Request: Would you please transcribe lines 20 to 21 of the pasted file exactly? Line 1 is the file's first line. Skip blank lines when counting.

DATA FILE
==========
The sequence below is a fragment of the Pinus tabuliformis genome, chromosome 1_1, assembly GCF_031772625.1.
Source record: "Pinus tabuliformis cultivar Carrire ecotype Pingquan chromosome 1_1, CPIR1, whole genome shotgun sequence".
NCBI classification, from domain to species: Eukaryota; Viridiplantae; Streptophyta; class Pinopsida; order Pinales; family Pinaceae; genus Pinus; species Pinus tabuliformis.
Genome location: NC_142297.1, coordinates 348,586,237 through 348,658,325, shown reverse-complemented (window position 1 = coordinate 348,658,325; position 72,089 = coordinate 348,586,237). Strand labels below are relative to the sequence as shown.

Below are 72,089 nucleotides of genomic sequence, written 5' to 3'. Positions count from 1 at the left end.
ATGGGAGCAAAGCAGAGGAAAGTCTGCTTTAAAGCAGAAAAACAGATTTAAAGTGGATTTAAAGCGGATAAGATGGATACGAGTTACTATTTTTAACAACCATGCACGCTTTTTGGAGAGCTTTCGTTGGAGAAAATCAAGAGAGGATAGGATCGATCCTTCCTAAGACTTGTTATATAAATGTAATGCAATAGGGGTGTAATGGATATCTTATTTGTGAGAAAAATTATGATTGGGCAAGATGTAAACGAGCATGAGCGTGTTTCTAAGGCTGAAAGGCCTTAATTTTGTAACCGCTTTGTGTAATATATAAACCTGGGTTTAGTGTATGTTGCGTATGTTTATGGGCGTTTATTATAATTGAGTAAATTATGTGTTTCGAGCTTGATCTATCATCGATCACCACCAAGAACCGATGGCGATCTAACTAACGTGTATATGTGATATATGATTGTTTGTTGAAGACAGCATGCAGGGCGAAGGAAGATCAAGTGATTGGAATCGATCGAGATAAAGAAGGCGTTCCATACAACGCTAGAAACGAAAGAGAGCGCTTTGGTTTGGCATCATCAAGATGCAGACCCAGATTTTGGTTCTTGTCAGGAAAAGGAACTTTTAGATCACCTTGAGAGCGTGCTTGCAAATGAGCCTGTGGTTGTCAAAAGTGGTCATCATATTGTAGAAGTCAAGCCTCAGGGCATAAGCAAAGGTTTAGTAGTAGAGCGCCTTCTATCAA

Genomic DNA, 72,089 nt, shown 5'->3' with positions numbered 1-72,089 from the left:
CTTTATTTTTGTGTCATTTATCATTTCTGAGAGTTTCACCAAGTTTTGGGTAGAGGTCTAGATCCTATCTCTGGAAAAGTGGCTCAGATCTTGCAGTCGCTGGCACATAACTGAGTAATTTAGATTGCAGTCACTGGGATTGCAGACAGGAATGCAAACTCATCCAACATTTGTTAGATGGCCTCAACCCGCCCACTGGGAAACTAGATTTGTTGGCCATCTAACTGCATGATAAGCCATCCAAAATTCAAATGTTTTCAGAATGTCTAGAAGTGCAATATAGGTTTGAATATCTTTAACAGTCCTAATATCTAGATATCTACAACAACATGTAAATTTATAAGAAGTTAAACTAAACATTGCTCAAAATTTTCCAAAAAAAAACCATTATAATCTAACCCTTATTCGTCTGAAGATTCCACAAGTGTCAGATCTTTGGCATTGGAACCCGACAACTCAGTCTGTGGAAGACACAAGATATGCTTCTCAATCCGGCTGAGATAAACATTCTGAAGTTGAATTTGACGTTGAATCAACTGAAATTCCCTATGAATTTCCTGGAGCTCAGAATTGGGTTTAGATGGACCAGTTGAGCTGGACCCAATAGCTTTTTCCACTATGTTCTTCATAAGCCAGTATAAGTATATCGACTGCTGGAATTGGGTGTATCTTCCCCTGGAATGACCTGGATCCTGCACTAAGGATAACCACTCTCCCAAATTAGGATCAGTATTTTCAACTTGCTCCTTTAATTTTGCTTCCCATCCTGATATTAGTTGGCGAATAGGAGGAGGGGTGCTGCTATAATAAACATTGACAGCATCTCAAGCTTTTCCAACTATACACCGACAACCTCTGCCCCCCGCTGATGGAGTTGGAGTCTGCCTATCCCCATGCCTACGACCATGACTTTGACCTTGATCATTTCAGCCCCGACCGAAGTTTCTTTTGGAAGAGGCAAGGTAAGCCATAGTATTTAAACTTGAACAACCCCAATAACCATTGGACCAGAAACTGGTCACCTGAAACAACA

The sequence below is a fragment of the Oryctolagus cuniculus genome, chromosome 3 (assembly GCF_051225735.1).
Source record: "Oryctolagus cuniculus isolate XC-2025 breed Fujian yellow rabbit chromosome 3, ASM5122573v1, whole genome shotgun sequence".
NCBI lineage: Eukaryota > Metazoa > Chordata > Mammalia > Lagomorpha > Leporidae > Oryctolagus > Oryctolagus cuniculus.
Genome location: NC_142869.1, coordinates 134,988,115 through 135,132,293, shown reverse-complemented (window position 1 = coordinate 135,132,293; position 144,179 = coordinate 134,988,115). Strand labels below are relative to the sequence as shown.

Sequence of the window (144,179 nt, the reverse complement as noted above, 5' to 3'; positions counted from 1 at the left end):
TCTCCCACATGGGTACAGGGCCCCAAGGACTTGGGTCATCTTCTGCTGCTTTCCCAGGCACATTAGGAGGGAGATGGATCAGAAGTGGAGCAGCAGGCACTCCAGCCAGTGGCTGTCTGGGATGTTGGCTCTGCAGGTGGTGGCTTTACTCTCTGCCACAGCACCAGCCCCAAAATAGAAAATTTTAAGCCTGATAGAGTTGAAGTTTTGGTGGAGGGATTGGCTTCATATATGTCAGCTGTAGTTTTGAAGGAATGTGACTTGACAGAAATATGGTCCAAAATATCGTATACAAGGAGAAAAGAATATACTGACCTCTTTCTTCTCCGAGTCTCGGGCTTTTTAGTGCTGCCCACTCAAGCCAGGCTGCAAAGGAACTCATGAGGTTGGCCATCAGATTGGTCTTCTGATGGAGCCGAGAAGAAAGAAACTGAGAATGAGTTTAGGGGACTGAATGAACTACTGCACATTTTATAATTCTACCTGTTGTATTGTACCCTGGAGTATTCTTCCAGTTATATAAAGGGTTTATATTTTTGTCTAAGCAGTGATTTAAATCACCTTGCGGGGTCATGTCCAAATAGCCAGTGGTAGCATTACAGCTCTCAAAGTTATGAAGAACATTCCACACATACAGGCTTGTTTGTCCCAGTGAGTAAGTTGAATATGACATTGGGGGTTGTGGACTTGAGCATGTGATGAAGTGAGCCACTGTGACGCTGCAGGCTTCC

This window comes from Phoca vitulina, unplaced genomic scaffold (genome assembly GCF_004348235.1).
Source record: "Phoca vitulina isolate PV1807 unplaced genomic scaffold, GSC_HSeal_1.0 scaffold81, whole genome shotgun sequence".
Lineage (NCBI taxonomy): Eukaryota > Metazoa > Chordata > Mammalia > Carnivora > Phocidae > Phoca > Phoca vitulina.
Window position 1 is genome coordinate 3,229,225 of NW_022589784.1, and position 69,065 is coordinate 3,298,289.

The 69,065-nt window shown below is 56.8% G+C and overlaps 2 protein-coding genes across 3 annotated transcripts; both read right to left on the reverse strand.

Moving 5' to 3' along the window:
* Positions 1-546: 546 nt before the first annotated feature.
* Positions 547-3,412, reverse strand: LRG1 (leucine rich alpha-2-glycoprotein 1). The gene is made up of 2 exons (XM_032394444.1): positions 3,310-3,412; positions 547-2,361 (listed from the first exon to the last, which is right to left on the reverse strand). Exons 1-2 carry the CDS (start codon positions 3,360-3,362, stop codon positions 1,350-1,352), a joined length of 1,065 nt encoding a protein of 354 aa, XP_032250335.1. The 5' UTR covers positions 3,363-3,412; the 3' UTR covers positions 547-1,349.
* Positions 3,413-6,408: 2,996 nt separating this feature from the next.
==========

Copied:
Moving 5' to 3' along the window:
* Positions 1-546: 546 nt before the first annotated feature.